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Written with the conviction that short wave diathermy has a definite usefulness in medical practice both as a specialty and as an adjunct to more classic methods of treatment, this book appears to have a twofold aim. In addition to presenting a survey of the laboratory and clinical investigations concerning the application and effects of high frequency currents made in this field to date, the author hopes to stimulate continued and more standardized research on the value of this agent. There are a number of factors which make it difficult to interpret and compare the results, such as lack of standardization of machines, inadequate methods of measuring dosage, and variables in the technic of application, including size and position of electrodes in relationship to one another, amount of air spacing used, and individual differences in thickness of the part to be treated. Experiments made in vitro cannot be compared to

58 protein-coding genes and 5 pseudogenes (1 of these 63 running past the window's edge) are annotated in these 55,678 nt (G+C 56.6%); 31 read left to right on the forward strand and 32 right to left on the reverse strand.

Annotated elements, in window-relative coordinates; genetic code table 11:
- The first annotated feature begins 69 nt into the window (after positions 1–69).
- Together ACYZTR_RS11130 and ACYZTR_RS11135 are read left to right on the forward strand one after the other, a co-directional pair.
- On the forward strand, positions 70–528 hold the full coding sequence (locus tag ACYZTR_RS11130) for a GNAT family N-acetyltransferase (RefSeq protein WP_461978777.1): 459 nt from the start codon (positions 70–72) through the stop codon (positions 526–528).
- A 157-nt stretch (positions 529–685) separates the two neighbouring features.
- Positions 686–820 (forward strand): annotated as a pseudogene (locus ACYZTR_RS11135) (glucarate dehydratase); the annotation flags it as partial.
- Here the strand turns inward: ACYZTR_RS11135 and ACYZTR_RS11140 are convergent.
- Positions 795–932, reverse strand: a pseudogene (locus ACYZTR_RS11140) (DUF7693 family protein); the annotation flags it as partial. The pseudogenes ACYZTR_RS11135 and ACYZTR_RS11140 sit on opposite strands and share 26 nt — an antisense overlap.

Short-Wave Diathermy. JAMA. 1938;110(4):311. doi:10.1001/jama.1938.02790040065030